The 5 Best Big-City Mayors

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STEVE LISS FOR TIME

CHICAGO: Daley surveys his domain from the rooftop of city hall

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Hickenlooper's honeymoon has not been without flare-ups. Before he took office, Denver's police department had been facing public criticism over allegations that officers were using excessive force.

Hickenlooper appointed a task force to look into the matter and recently nominated a civilian monitor to oversee and critique internal police investigations. Civil-liberties groups complain that the civilian monitor lacks enforcement authority. But with the Denver economy recovering, the police controversy doesn't seem to have dampened enthusiasm for the mayor, a colorful guy who rides around on an Aprilia scooter and once suggested that employers earmark a percentage of their payroll to buy local artwork.

"If I make a mistake, I'll apologize," says Hickenlooper. So far, no apologies seem necessary. —By Daren Fonda.

With reporting by Rita Healy/Denver

Martin O'Malley / Baltimore
Wonk 'n' Roller
Twice since Martin O'Malley was elected mayor six years ago, Baltimore has been hit by blizzards. Each time, he had city workers phone as many as 25,000 elderly residents to ensure they were O.K.

Then he had cops punch through the drifts, carrying bread, milk and toilet paper to those seniors running low. That's a snow job voters appreciate, and it helped re-elect O'Malley with 87% of the vote last year.

O'Malley, 42, has mastered that kind of retail politicking as a lifelong political buff. His parents met while working at the Democratic National Committee, and he was doing cheers for Hubert Humphrey by age 3. Gary Hart bought him his first legal beer at 21.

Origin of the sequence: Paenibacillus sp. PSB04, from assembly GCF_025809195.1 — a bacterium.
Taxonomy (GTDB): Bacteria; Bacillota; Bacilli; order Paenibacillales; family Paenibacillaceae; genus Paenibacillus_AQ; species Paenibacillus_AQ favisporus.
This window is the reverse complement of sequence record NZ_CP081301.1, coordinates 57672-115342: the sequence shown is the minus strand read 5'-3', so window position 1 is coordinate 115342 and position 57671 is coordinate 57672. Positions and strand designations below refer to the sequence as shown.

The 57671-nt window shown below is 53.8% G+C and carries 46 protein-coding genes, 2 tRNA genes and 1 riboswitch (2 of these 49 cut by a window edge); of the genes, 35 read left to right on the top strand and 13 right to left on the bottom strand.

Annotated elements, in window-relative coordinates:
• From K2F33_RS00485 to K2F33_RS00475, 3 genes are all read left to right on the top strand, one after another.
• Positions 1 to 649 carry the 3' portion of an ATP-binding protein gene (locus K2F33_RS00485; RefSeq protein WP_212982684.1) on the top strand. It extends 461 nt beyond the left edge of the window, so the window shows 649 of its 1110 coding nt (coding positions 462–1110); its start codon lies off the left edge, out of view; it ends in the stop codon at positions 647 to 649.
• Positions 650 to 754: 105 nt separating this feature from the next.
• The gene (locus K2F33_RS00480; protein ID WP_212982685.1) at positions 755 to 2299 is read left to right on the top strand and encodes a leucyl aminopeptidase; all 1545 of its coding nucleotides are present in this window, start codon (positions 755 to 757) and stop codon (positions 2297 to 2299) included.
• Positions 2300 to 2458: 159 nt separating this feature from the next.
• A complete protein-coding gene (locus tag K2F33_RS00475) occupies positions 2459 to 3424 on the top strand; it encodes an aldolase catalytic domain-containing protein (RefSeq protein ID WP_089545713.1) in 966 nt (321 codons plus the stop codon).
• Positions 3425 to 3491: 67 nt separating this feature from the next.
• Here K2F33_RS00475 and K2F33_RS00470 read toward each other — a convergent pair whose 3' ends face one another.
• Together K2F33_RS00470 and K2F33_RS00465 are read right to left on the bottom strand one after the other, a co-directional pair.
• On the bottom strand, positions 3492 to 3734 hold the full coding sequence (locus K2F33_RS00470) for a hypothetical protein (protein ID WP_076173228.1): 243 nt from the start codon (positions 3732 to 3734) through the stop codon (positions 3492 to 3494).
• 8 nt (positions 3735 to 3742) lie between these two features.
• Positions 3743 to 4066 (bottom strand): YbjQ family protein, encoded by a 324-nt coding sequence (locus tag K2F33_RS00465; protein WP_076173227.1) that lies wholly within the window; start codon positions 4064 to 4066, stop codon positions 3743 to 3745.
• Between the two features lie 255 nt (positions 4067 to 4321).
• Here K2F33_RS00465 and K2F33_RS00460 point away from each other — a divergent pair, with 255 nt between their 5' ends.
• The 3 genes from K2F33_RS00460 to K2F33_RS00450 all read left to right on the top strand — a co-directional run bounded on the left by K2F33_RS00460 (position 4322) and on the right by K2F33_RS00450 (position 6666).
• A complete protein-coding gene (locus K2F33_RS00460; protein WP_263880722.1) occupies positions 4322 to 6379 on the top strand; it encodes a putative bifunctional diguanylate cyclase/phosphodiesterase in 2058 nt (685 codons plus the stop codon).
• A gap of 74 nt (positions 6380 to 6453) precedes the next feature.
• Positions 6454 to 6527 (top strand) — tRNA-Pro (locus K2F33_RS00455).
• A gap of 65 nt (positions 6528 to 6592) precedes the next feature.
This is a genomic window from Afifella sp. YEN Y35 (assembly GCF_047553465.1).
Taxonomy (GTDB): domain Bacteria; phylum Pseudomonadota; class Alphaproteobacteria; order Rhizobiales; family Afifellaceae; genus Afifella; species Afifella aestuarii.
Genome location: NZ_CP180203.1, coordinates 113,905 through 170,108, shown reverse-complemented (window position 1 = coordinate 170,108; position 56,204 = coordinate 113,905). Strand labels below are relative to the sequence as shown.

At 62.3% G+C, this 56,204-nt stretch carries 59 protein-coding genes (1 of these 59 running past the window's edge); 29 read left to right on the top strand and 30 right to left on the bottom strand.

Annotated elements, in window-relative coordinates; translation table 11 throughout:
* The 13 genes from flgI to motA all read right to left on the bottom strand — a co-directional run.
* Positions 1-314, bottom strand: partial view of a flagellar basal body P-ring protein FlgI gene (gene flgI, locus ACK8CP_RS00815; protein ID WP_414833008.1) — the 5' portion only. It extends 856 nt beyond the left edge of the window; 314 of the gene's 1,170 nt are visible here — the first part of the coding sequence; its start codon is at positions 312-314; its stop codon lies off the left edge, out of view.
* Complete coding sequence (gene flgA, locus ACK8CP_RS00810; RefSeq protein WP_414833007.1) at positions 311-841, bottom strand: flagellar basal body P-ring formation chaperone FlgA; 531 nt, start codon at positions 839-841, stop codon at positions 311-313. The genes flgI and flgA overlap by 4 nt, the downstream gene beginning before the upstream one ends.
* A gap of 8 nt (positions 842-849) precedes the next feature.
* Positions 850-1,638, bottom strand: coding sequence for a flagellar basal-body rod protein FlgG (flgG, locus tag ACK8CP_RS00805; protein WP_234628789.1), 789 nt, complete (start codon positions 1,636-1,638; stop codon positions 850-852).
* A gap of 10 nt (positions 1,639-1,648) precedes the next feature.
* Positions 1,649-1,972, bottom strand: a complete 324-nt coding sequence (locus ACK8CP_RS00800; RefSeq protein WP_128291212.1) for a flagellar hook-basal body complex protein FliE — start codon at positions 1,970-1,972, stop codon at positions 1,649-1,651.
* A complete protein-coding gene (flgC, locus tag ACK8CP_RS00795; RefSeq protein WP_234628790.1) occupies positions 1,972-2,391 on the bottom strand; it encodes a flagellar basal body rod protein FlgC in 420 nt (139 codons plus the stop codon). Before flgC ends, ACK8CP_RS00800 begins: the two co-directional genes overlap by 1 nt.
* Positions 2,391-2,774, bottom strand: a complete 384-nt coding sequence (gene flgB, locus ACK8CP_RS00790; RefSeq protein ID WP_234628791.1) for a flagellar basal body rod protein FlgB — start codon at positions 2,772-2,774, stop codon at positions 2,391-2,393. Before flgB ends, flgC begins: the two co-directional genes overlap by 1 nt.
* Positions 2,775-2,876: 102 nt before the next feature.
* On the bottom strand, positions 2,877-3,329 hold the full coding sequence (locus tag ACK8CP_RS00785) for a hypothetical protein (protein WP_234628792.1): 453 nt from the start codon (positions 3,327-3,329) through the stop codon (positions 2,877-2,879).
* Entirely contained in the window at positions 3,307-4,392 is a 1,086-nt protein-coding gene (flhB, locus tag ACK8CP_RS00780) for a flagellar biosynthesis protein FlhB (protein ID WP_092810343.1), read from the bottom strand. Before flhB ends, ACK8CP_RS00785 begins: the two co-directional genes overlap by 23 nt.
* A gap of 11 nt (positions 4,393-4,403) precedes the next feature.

O'Malley grew up in Washington's tony Maryland suburbs but fell hard for blue-collar Baltimore while attending the University of Maryland's law school there.

His urban innovations—primarily CitiStat, a computerized score sheet intended to make key city agencies like public works, housing, transportation and police more accountable—have brought other curious mayors on pilgrimages to Baltimore. "We've moved from a traditional, spoils-based system of patronage politics to a results-based system of performance politics," O'Malley says.

Cities traditionally measure the performance of municipal agencies at annual budget drills. But Citistat regularly confronts officials with citizens' complaints about broken streetlights or inadequate policing, allowing authorities to shift personnel and resources as needed. Every two weeks, managers head to see O'Malley or his top aides on the sixth floor of city hall to account for how well they have done just that. Workers who fare well can end up with Orioles tickets; managers who fall short have wound up with pink slips. The program has saved the city $100 million, O'Malley aides say. Last year Harvard University praised CitiStat for slashing overtime paid to city workers and cutting absenteeism in half at some agencies.

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